On Tuesday, Dick’s Sporting Goods announced it is planning to eliminate certain brands that have become less popular with its shoppers, as the sporting goods retailer continues pushing to capitalize on the problems of its major rivals.
The country’s largest chain of sporting goods stores is planning to refocus its lineup of products by eliminating as many as 20% of its overall vendors.
Chief Executive Officer Edward Stack announced the changes were coming as a way to deliver a more refined offering to customers and to enable the chain to remain ahead of today’s consumer trends.
The decision by the company to eliminate a number of its vendors came following a review of the business, which was initiated by Dick’s because of the headwinds retail is suffering that helped take down its biggest rival Sports Authority.
The fiscal fourth quarter for the company, which ended during late January, saw an improvement in demand for its golf equipment and its sales of championship gear of the Chicago Cubs, along with broader growth linked to the bankruptcy by Sports Authority.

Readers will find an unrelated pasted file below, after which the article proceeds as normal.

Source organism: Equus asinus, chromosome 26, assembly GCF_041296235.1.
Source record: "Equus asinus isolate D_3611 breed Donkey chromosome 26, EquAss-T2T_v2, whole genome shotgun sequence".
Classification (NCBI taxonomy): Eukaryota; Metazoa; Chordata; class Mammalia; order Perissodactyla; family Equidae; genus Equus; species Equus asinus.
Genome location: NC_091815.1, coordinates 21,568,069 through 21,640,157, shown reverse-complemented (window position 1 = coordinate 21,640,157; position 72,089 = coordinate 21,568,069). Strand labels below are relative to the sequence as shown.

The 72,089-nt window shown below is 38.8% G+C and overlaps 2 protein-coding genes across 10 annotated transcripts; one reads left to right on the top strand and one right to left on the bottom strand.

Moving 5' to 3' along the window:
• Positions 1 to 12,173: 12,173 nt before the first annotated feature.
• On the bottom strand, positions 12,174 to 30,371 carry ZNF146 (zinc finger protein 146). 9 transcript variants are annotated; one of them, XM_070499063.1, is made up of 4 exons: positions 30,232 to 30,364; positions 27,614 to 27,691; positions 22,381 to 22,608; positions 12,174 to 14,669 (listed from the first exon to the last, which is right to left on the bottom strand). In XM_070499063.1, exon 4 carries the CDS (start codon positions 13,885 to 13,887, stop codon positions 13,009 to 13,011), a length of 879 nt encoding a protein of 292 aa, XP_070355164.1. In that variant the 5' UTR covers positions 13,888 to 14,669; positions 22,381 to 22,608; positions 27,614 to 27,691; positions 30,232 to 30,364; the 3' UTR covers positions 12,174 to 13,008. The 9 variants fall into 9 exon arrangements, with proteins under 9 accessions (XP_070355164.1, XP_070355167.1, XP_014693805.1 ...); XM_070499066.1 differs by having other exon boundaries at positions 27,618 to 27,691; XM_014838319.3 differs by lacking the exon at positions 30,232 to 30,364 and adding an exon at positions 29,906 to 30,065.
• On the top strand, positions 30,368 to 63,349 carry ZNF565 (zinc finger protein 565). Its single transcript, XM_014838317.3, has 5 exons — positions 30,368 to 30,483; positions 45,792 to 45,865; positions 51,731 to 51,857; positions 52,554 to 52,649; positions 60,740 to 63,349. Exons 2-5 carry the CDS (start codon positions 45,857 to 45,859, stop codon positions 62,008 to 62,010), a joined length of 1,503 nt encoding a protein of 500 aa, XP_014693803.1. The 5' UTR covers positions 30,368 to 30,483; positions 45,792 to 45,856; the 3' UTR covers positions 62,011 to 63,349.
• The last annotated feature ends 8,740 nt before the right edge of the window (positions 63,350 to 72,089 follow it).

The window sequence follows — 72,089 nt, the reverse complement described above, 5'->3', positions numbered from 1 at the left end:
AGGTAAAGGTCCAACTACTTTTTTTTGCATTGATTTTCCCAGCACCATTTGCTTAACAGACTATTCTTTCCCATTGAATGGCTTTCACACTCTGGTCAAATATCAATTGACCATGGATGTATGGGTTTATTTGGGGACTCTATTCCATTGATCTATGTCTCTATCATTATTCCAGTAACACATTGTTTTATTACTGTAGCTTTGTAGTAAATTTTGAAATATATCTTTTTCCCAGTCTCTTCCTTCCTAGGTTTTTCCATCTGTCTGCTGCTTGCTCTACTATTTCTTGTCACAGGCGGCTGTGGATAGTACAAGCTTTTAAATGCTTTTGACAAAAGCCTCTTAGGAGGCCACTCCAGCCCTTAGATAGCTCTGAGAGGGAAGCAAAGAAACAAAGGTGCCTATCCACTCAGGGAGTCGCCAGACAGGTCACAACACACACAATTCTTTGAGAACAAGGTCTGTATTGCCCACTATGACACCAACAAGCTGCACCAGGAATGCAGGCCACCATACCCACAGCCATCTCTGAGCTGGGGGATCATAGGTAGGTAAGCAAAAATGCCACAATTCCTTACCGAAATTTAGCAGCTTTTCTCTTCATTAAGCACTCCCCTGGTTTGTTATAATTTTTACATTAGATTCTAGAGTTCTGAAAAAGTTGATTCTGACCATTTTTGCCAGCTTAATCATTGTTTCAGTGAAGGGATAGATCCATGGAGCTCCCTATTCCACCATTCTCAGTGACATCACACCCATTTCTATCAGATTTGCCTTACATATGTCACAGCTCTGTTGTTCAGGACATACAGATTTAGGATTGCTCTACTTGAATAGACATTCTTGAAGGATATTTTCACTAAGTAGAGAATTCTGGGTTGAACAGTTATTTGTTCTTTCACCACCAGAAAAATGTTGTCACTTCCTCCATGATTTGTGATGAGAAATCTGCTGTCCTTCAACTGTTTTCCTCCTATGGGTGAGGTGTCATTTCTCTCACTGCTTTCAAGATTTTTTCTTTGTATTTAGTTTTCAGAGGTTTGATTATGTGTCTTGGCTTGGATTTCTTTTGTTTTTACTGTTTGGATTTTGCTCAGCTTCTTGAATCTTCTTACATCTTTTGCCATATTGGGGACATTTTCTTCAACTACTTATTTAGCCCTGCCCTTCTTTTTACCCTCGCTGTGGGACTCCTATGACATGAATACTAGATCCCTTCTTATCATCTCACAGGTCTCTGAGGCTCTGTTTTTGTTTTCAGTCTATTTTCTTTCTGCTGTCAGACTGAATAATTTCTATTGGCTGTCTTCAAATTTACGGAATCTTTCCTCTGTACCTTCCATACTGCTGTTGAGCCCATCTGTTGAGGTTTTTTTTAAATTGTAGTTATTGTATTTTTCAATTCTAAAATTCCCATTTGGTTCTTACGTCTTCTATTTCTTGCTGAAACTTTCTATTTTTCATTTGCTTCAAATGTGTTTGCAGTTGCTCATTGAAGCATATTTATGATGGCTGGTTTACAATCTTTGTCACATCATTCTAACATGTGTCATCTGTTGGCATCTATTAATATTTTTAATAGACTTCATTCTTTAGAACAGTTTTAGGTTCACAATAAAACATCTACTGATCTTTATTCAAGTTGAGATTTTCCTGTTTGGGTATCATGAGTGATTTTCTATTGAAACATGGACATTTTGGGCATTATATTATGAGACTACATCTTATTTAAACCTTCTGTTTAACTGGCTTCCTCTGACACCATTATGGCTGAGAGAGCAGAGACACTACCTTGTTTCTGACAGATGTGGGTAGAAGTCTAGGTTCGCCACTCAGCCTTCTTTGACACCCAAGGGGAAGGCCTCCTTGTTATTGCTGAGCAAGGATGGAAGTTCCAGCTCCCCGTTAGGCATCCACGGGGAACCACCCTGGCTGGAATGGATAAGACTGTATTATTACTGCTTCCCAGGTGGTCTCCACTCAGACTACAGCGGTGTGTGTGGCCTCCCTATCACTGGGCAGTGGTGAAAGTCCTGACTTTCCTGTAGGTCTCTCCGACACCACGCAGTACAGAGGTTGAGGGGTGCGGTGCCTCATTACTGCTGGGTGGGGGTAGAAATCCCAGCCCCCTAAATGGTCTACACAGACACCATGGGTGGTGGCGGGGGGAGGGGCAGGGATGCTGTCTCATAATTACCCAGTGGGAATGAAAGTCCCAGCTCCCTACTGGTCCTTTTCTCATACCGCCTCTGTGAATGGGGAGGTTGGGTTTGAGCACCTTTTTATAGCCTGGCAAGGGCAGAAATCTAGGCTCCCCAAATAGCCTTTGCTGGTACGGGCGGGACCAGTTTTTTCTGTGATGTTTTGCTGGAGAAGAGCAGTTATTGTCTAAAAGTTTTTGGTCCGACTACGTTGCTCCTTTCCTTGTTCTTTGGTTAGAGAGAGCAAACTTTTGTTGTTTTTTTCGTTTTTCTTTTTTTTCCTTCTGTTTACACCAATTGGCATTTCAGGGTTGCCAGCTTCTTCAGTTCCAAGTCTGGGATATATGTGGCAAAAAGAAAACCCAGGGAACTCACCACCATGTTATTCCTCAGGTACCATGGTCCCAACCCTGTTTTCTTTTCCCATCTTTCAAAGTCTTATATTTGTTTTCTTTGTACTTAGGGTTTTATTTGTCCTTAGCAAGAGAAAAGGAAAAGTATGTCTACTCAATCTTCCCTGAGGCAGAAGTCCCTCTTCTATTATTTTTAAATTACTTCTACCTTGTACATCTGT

This helped Dick’s to reach a better than expected holiday shopping period. However, the first quarter outlook for the company fell short of expectations on Wall Street.
Sales for existing Dick’s as well as Golf Galaxy locations were up 5% during the fiscal fourth quarter. In all, revenue was $2.48 billion that represented a gain of 11% year over year.
The retailer earned a profit of $90.2 million, which was down from the same period one year again of $129 million. Eliminating one-off charges, Dick’s per share profit was $1.32.
E-Commerce sales at Dick’s were nearly $1 billion during 2016, and the retailer has been investing large sums in digital properties like GameChanger, a scoring app for youth teams.
Dick’s is expecting to earn 50 cents to 55 cents per share during its first quarter, while Wall Street projected per share earnings of 61 cents. Same-store sales have a pace to increase by 3% to 4%. During the full year, Dick’s has forecast adjusted earnings per share of between $3.65 and $3.75.
During its conference call Tuesday, CEO Stack said that none of the 10 largest vendors of Dick’s would be eliminated, but did not say the venders that were being cut.
He declined to specify the categories that are being cut, although he did say that Dick’s was reevaluating products throughout the store.